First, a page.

Selecting a College

In the Career Planning unit, you were given the opportunity to figure out your career goals. If you did not work out your career goals, we highly recommend that you do this before you continue. It is always a good to have an idea of what you want to do before you start school so you don’t waste your time and money.

Step 1: Finding a School

On the College Board home page you can search for a college that fits your needs. Look at the “College Search” box. If you don’t already have one or more colleges in mind, click “Finding Your College Fit” to select features that you are looking for in a college. On the other hand, if you already know the name of a college you want to learn more about, look for the “Search by college” box, type the name of the school, and click “Search.”

There are many factors that are important for you to consider when choosing a college, including the following. For each college you are considering, answer these questions by checking the college’s website or course catalog:


How far is the school from your home?
How far is it from where you work?
If you don’t have a car: Is there public transportation to the school? Does the school offer shuttle service?

Academic Programs

Look at your education and career goals again.
Does the school offer what you need?
Can you transfer credits from this school to another school if you need to? For example, you might start at a 2-year college and then decide to transfer to a 4-year program.

Types of Classes

What types of classes does the school offer?

  • Regular classes – Classes you must attend in person.
  • Online classes (distance education) – Classes you can take using the internet from home or anywhere that’s convenient. This method is best for students who can work independently most of the time and don’t need to sit in a class with others. Some of these classes are hybrid — a combination of both online and in-class meetings on campus.
  • Televised classes – Classes that are televised live to satellite campuses so that more students can participate. Students who are not in the actual classroom with the instructor can phone in their questions. Students can also borrow a copy of the videotape if they miss the class. This option is not available at every school.
Class Schedule

Some schools have classes on weekends or at night to make it easier for adults to attend.
It may be possible to attend part-time instead of full-time. This may be better for you if you have a job, family, or other responsibilities.

Ways To Get Credits

Some schools give credit for life experience related to your major.
Some give credit if you do well on certain exams, like the Advance Placement Test. For more information, go to the College Board website. On the home page, click the AP section.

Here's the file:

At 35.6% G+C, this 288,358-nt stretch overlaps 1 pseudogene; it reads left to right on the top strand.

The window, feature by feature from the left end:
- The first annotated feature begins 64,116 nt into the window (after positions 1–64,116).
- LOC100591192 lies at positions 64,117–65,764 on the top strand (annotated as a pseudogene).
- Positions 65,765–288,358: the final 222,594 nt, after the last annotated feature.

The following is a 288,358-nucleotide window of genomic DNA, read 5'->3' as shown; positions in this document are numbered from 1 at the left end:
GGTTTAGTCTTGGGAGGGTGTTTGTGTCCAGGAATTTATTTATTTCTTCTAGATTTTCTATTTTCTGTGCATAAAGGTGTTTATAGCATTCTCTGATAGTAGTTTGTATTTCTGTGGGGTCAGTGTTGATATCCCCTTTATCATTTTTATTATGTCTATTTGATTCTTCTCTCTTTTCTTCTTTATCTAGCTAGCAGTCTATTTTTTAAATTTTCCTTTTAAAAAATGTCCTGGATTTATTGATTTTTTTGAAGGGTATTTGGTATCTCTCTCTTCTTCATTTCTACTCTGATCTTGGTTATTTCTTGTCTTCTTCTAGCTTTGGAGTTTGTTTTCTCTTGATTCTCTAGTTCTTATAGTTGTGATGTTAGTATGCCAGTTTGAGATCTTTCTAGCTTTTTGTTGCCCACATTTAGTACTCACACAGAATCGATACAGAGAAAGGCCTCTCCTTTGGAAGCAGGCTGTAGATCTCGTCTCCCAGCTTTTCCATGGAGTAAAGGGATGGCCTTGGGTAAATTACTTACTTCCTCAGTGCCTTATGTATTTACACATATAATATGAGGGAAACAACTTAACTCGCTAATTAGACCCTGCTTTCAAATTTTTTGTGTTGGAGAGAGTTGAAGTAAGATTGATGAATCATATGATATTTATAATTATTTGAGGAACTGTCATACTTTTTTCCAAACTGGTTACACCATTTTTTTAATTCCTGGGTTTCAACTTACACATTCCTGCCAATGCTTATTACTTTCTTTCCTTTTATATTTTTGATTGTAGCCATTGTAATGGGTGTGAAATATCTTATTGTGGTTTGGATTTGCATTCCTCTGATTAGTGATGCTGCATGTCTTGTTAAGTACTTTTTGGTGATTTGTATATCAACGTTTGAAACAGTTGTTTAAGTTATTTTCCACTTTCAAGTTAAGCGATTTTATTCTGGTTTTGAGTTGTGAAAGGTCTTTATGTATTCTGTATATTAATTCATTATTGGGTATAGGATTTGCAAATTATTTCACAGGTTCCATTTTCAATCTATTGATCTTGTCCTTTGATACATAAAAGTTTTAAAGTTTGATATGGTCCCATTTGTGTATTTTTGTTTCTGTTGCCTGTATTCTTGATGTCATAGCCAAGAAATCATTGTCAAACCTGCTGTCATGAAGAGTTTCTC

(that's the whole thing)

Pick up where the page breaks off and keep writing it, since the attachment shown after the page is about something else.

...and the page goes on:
How expensive is the school?
Some workplaces help employees pay for classes if the material covered will help them on the job. Check with your human resources office.
If you received very little financial aid, or none at all, could you afford to pay for the tuition, fees, and textbooks? (The Financial Planning unit has more information about this.)
Are you going to a public college or university? You can save a lot of money if you qualify for in-state tuition. Check with the college for the most current information. Here is some general information:

  • You have to prove that you have lived in the state, usually for one year.
  • You have to show that you plan to keep living in the state.
  • If you are changing the state you are living in, you may have to show you have enough money to be able to live independently.

Step 2: Campus Tour

Why go on a tour?

  • You will become familiar with the size of the campus. Maybe it is larger or smaller than you thought it was.
  • You will become familiar with various buildings on campus: the library, the admissions office, the financial aid office, the cafeteria, and the academic buildings.
  • You will become familiar with some important faces on campus. For example, it’s always good to know the people in the financial aid office.
  • Often, there are many people taking the tour with you. This is a good opportunity to meet future classmates.
  • On the first day of classes, you won’t have to worry about finding your way around.

Call the admissions office or check the school’s website for the tour schedule.

Things to do on a campus tour:

  • Bring a tablet or paper and a pen to write down what you think is important to know.
  • Introduce yourself to the tour guide and at least one or two people on the tour.
  • Ask for a campus map if they don’t provide one for you. Use your map to trace your steps. Take along the Campus Worksheet under the Student Success Skills section.
  • Ask questions! What is the average age student? Are most students part-time or full-time? Does the school provide a bus service?

What’s Next
Now that you’ve selected your colleges, it’s time to figure out how to apply to them!